http://www.bcae1.com/images/fanreg/l...heatsink01.jpg
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Old 11th November 2007, 08:54 PM   #5
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"Easiest and cheapest would probably be a large resistor as was suggested earlier. "

Only if you intend to use 1 volume setting for ever..... Otherwise the voltage is going to swing all over the place depending on the power being consumed by the radio, not good....
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Old 11th November 2007, 10:56 PM   #6
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junglejuice:
If you tried this with a modern head unit, the resistor would not work.

For the older head units, the audio output power is minimal. If the outputs are operating in class A mode, there will be little change in the voltage if you use a resistor. The idle current will likely swamp out the current drawn to drive the speakers, so even if the outputs are operating in class B, the voltage shouldn't change much.

He didn't say how old the vehicle was but most of the 6v units probably use vacuum tubes.
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Old 11th November 2007, 11:40 PM   #7
Eva is offline Eva  Spain
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The resistor trick is only likely to work with head units employing a class A choke-loaded amplifier. The few units from 1950s and 1960s that I have had the chance to open were done that way, although they were all 12V.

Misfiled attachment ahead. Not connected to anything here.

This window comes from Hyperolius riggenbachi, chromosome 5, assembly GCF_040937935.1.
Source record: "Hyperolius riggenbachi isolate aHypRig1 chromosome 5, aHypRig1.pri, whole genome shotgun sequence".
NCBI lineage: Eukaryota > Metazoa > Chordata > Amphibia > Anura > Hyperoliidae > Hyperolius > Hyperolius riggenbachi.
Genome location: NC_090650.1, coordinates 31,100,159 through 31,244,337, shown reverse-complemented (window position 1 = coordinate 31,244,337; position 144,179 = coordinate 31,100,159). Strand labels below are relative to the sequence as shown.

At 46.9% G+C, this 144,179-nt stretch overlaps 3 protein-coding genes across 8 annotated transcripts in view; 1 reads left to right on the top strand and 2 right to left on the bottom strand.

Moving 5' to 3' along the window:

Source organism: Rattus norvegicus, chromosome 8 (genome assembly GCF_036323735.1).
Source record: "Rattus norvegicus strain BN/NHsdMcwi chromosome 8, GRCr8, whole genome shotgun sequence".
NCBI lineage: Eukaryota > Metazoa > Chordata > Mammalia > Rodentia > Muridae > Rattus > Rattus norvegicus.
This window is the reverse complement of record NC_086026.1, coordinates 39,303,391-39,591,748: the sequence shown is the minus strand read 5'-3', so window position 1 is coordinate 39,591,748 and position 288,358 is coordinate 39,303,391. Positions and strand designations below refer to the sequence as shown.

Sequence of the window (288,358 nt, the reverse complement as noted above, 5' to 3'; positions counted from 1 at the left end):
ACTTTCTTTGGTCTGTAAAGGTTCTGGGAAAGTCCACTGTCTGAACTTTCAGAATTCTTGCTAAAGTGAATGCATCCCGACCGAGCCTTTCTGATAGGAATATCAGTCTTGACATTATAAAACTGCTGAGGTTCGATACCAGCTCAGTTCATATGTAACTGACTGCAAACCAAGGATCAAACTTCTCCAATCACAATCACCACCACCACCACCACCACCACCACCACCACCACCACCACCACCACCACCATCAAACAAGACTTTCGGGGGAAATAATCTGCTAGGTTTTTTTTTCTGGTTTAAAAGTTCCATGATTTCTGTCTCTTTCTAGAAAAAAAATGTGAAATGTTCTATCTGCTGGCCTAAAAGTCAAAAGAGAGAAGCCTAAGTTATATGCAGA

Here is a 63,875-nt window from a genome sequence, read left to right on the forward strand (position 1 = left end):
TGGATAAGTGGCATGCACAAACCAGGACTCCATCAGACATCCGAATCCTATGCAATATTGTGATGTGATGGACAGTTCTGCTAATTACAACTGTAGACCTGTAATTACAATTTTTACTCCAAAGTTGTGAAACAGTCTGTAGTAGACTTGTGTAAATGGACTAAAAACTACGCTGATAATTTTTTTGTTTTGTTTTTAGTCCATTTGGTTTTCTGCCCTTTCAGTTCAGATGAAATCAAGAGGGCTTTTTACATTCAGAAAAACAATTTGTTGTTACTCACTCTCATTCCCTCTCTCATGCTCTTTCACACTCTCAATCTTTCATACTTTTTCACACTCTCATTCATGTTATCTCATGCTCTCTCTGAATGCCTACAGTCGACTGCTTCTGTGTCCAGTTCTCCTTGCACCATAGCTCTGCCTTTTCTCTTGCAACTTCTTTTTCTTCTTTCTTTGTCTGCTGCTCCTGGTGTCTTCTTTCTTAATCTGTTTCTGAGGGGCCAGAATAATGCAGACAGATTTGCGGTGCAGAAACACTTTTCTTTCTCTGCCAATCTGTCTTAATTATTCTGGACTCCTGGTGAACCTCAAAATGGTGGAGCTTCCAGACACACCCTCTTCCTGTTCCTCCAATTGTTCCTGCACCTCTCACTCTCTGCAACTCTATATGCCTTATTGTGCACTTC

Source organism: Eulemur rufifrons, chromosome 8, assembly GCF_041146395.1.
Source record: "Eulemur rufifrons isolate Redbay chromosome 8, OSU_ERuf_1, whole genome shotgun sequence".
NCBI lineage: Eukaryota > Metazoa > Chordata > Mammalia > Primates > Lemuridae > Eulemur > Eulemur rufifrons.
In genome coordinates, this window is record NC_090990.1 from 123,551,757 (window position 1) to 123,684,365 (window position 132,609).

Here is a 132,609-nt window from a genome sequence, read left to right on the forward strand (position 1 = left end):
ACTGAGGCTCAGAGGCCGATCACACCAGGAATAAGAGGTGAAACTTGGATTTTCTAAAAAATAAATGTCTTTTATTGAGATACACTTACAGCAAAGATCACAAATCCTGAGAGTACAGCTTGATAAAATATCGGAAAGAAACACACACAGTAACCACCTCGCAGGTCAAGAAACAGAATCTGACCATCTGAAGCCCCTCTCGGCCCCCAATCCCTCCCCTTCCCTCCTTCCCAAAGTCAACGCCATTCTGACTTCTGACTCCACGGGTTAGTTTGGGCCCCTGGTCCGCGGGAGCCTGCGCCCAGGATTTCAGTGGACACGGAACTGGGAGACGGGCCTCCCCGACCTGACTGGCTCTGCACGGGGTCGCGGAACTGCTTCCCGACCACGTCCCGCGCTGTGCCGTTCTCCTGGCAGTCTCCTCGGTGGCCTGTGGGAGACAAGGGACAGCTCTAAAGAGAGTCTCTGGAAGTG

The switching regulator is also a very good solution, nowadays those chips are becoming almost as easy to use as linear ones, but without the heat. You may also find ready-made adjustable-output switching regulators on ebay for quite cheap. Example: http://cgi.ebay.com/2-Way-3-Amps-Ste...QQcmdZViewItem
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Old 12th November 2007, 07:06 AM   #8
Dan2 is offline Dan2  South Africa
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i just did a switch mode dc - dc converter project (pwm driving a MOSFET) for one of my courses at collage. i wasn't very expensive but we had to limit the output current at 200mA (and the mosfet runs cool without a heatsink)

can anyone tell me what the maximum current output is of these converters?? and the mosfet switches at about 35khz - what will happen to the radio with a 35khz ripple (about 1%) on the supply??
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Old 12th November 2007, 09:58 AM   #9
quasi is offline quasi  Australia
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The simplest and probably the cheapest method would be to use 5 or 6 bridge rectifiers wired in series (+ve to -ve terminals). Each rectifier will provide a constant 1.1 to 1.2 volt drop irrespective of current flow and will provide a voltage that is about 6 volts less than the 12 volt car supply.

The actual bridges used and their forward voltage characteristic will determine if you use 5 or 6. Either way the whole thing is likely to be less than $10 US.

Whilst the car radio may have peak current draws of an amp or two the average draw will only be a few hundred milliamps. This means that the average dissipation for all of the bridges might be a couple of watts.

Cheers
Quasi
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Old 12th November 2007, 11:16 AM   #10
Dan2 is offline Dan2  South Africa
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OF COURSE!!!
but surely i can use diodes in series, instead of rectifiers?